Applied Microbiology and Biotechnology

, Volume 88, Issue 5, pp 1161–1167 | Cite as

Production of hexanoic acid from d-galactitol by a newly isolated Clostridium sp. BS-1

  • Byoung Seung Jeon
  • Byung-Chun Kim
  • Youngsoon Um
  • Byoung-In Sang
Applied Microbial and Cell Physiology

Abstract

In a study screening anaerobic microbes utilizing d-galactitol as a fermentable carbon source, four bacterial strains were isolated from an enrichment culture producing H2, ethanol, butanol, acetic acid, butyric acid, and hexanoic acid. Among these isolates, strain BS-1 produced hexanoic acid as a major metabolic product of anaerobic fermentation with d-galactitol. Strain BS-1 belonged to the genus Clostridium based on phylogenetic analysis using 16S rRNA gene sequences, and the most closely related strain was Clostridium sporosphaeroides DSM 1294T, with 94.4% 16S rRNA gene similarity. In batch cultures, Clostridium sp. BS-1 produced 550 ± 31 mL L−1 of H2, 0.36 ± 0.01 g L−1 of acetic acid, 0.44 ± 0.01 g L−1 of butyric acid, and 0.98 ± 0.03 g L−1 of hexanoic acid in a 4-day cultivation. The production of hexanoic acid increased to 1.22 and 1.73 g L−1 with the addition of 1.5 g L−1 of sodium acetate and 100 mM 2-(N-morpholino)ethanesulfonic acid (MES), respectively. Especially when 1.5 g L−1 of sodium acetate and 100 mM MES were added simultaneously, the production of hexanoic acid increased up to 2.99 g L−1. Without adding sodium acetate, 2.75 g L−1 of hexanoic acid production from d-galactitol was achieved using a coculture of Clostridium sp. BS-1 and one of the isolates, Clostridium sp. BS-7, in the presence of 100 mM MES. In addition, volatile fatty acid (VFA) production by Clostridium sp. BS-1 from d-galactitol and d-glucose was enhanced when a more reduced culture redox potential (CRP) was applied via addition of Na2S·9H2O.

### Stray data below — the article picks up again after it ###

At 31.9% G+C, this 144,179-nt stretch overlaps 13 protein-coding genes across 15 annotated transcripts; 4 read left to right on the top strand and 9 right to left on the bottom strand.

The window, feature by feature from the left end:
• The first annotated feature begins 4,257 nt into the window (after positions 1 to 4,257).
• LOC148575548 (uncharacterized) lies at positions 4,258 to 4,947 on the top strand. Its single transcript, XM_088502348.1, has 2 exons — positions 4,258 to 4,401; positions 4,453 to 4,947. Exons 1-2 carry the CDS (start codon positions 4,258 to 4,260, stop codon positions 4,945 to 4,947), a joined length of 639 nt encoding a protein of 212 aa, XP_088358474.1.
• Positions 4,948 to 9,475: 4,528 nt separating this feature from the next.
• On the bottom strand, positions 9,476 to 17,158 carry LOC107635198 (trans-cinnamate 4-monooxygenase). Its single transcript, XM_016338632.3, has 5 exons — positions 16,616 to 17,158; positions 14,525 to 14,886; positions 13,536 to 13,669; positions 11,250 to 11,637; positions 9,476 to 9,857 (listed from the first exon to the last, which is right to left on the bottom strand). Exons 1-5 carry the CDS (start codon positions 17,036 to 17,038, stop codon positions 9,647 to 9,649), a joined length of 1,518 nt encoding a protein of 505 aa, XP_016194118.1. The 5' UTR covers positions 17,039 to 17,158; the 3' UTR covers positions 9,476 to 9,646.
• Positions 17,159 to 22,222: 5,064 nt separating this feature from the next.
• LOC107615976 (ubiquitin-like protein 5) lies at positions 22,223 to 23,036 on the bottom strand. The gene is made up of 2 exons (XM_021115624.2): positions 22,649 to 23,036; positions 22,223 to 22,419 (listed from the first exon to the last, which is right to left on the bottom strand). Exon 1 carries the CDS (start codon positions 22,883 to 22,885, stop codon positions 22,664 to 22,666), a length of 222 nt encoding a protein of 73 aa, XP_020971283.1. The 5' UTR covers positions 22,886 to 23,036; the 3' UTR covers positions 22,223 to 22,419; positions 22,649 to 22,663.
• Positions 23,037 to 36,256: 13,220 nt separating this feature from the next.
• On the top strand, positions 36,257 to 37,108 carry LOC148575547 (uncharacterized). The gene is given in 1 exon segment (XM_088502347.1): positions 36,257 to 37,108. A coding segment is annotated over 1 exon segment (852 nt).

Keywords

Clostridium sp. BS-1 Sludge Hexanoic acid d-galactitol Coculture 

Notes

Acknowledgment

This work was supported by the New & Renewable Energy of the Korea Institute of Energy Technology Evaluation and Planning (KETEP) grant funded by the Korea government Ministry of Knowledge Economy (No. 2009T100100337).

Supplementary material

253_2010_2827_MOESM1_ESM.pdf (1.2 mb)
Fig. S1 Total ion current chromatogram of VFAs produced in sludge culture broth. Peak no. 3 in the hexane extraction (A) and no 4. in the ethyl acetate extraction (B) are defined as hexanoic acid in a sludge culture utilizing d-galactitol. (PDF 1231 kb)

References

  1. Barker HA, Taha SM (1942) Clostridium kluyveri, an organism concerned in the formation of caproic acid from ethyl alcohol. J Bacteriol 43:347–363Google Scholar